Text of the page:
The VCAS Solar Working Group is tasked with developing a Pro Forma to validate full-costs associated, and refine the list of buildings with appropriate roof conditions for a 1 MW system. Subsequently major action items include issuing a Request for Information (RFI) from prospective developers (preferably in the Chicagoland region), followed by a formal Request for Proposal (RFP), bids will be reviewed from prospective developers, ultimately selecting a developer for implementation. Lastly, Real Estate Services will need to review and approve the rooftop lease. Additional responsible parties for implementation phases include Campus Auxiliary Services (CAS), and Prairieland Energy Inc. Physical deployment of refined, leased systems should be formalized as soon as major phases are complete.
On-site Power Plant Production vs. Purchased Electricity
Power plants at UIC use an engine or turbine to generate electricity and utilize the excess heat generated from equipment for heating buildings. This can be up to twice as efficient in its energy use as a typical coal or gas-fired powered electricity plant. These plants produce electricity, steam, and high temperature hot water for heating, cooling, and electric loads. While the plants primarily run on natural gas, they also use diesel oil to start up engines or to operate in emergencies. The increase in UIC’s GHG emissions between 2004 and 2009 can be attributed to the economically-driven shift towards purchasing significantly more electricity from the grid, rather than generating on site, as seen in the associate graph.
2.2 UTILIZE THERMAL ALTERNATIVES
UIC primarily purchases natural gas and electricity through mechanisms such as reverse auctions to reduce reliance on spot markets which decreases budgetary uncertainty. When calculating emissions from purchased electricity, UIC uses the U.S. Environmental Protection Agency’s (US EPA) regional Emissions & Generation Resource Integrated Database (eGRID) subregion RFCW data which is comprised of 60% coal, 25.7% nuclear, 3.6% renewable, and 9.3% natural gas. In spite of the recent efficiencies achieved, there was an overall increase in CO2 emissions per kWh of electricity utilized by UIC. This negates much of the emission reductions that should have been realized through progress, but is explained by UIC’s onsite use of cogeneration, or combined heat and power (CHP).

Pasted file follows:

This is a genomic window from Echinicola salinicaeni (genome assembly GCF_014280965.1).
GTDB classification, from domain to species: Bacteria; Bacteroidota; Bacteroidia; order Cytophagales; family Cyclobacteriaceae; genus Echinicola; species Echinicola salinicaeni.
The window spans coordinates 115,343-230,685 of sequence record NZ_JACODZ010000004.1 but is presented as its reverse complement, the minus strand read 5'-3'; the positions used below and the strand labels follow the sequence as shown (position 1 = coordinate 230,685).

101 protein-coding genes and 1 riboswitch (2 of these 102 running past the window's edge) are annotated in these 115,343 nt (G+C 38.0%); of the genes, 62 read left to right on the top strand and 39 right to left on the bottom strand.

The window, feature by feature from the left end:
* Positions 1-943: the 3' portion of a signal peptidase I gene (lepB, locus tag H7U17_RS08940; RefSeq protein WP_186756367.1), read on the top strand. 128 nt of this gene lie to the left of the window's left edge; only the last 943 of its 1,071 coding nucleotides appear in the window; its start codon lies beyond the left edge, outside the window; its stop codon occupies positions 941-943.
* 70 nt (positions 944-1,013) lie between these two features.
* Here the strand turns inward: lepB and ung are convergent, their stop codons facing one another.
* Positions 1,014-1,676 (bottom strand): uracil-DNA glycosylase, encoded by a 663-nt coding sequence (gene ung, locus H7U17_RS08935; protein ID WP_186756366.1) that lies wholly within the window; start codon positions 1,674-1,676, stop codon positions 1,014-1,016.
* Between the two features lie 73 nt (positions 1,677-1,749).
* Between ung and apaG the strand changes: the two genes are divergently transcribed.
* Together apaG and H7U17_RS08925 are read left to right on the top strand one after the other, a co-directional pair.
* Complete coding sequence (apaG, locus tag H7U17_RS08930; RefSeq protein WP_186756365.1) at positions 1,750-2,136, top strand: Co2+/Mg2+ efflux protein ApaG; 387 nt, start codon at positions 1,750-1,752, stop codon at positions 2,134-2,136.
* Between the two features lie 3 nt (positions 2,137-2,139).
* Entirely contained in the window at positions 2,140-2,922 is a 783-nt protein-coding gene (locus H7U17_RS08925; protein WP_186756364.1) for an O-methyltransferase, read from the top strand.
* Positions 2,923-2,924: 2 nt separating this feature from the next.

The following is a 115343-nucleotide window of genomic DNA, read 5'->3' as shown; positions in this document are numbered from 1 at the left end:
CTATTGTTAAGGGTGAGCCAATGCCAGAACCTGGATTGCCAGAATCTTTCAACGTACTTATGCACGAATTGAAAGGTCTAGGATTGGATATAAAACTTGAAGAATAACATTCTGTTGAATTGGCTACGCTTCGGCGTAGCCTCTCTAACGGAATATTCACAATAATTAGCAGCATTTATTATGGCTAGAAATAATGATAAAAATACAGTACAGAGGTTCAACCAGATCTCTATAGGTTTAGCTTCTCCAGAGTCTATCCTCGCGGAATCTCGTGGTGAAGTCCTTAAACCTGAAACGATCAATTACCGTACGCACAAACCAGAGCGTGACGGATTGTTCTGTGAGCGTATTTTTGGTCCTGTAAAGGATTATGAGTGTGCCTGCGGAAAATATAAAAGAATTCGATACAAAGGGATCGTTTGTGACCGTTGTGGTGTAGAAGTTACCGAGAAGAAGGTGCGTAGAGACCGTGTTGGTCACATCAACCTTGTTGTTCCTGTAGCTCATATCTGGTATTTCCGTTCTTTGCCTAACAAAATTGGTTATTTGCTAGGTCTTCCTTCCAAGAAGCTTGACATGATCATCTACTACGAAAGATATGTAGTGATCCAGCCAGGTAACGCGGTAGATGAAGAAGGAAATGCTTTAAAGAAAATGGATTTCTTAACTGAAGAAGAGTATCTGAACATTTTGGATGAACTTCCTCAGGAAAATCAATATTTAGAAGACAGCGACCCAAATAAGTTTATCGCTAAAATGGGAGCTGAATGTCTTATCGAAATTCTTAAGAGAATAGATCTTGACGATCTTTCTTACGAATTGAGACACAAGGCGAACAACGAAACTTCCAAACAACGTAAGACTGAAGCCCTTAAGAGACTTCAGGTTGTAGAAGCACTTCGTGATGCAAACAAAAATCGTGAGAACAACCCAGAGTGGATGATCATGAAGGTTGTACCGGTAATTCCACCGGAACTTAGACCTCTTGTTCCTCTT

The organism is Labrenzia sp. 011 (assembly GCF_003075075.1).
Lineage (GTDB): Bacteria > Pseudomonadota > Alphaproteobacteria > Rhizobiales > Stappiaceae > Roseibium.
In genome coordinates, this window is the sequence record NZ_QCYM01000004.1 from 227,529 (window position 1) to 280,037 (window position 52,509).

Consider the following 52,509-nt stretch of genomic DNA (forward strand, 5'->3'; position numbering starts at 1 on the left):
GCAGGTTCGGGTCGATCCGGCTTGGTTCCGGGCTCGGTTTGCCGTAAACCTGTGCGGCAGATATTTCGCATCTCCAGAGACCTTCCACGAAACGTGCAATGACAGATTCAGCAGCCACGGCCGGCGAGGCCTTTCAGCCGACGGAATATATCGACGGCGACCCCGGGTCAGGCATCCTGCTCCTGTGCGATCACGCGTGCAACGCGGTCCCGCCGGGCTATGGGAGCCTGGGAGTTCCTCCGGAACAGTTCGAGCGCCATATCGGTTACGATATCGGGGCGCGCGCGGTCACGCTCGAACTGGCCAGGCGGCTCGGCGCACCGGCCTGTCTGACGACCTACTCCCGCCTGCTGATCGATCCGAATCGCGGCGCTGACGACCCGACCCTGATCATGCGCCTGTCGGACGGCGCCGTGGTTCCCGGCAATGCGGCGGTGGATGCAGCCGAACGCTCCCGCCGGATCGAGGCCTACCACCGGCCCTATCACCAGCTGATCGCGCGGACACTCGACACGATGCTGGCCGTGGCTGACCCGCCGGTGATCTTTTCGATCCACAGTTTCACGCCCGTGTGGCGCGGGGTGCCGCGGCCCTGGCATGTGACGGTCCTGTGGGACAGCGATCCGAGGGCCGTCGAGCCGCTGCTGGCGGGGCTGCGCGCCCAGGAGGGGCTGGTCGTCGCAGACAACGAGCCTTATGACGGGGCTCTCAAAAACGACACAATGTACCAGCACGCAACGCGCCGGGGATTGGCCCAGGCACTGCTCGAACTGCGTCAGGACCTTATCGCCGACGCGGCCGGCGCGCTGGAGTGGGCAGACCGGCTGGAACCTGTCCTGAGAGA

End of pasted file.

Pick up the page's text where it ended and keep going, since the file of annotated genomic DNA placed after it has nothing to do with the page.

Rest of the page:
Goal: Use lowest-carbon sources for energy
Historically, UIC’s cogeneration plants have generated electricity when it is cost-effective to do so; which is heavily driven by the cost of natural gas used in the production of electricity. The emissions attributed to on-site generation are significantly lower than those from purchased electricity. A relatively low price for grid-purchased electricity compared to the production costs of onsite UIC-generated electricity—including elevated delivered natural gas cost, deferred maintenance challenges of installed generation equipment, system reliability concerns, and economically-driven decision processes—has resulted in Utilities purchasing more electricity than it produces in its two power plants (Figure 9).
Utilities has become more strategic in predicting when it is cost beneficial to deploy its assets, to generate power at a lower cost when real-time market prices are inflated. Utilities has improved the material condition of generation assets, resolved system reliability issues, and instituted new fuel delivery processes to reduce the cost of delivered natural gas. In coordination with external consultants, Utilities is conducting a heat rate analysis that will allow them to better deploy assets to generate electricity in a more economic manner. A preliminary simplified Portfolio Solution was modeled to assess the GHG emissions reduction impact of increased production.